Indoor air quality measurements in South African primary school classrooms of various building infrastructure types

Published: 29 November 2023| Version 3 | DOI: 10.17632/tys2gscdv7.3
Rita van der Walt,
, MJ Booysen


In the resource-constrained South African education sector, infrastructure which is considered as temporary or backup in other countries is used as permanent classrooms, primarily but not exclusively in lower-income areas. Children’s cognitive performance and comfort are directly impacted by indoor air quality. Temperature, relative humidity, particulate matter and CO2 levels, substantial determinants of air quality, have not been studied across different classroom types. We measure these parameters every 11 minutes in various classrooms at schools in Stellenbosch, South Africa. These classrooms consist of a range of different infrastructure types. Container classrooms with and without insulation, mobile (prefabricated) classrooms, and brick classrooms of different configurations are included. Measurements are concurrently sampled over ten months (249 days, still ongoing), across multiple seasons with relevant metadata including ambient weather conditions, school days and times, and in the (South) African context, electrical availability, which impacts air conditioning usage. This dataset provides valuable insights into true learning conditions in South African school classrooms.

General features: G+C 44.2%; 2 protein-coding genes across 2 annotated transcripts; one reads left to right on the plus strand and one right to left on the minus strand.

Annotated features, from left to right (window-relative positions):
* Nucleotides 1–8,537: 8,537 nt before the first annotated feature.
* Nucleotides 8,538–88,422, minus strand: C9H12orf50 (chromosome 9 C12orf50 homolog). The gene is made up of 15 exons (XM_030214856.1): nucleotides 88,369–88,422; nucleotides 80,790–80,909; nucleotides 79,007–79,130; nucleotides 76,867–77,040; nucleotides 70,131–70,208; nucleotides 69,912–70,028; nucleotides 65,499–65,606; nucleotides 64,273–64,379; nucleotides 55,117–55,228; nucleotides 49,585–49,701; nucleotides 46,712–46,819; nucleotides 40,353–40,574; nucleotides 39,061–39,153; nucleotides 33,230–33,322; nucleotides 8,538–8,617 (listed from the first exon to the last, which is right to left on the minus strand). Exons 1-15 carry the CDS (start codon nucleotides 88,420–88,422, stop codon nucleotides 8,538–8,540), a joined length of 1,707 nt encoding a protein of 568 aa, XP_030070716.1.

Steps to reproduce

Sensing devices were deployed, integrating sensor modules to measure temperature and humidity (DHT22), CO2 (COZIR-LP-5000), and particulate matters PM1.0, PM2.5, PM10 (PMS5003). These sensing devices were deployed in various classrooms of 6 different infrastructure types (Container No Insulation, Container With Insulation, Mobile/Prefab, Brick First Floor, Brick Second Floor and Brick Single Story), which can be divided into two categories: Temporary and Permanent infrastructure. Measurements are transmitted via LoRaWAN (868 MHz) in 12-byte packets. At 11-minute intervals, sensing devices report measurements for temperature, relative humidity, CO2, PM1.0, PM2.5, PM10. Ambient weather data, school hours and school days, and electrical availability are also captured. Measurement capture is still in progress and the dataset will be updated accordingly.


Stellenbosch University


Carbon Dioxide, Indoor Environment, Building Indoor Temperature, Classroom Environment, Temperature Measurement, Fine Particulate Matter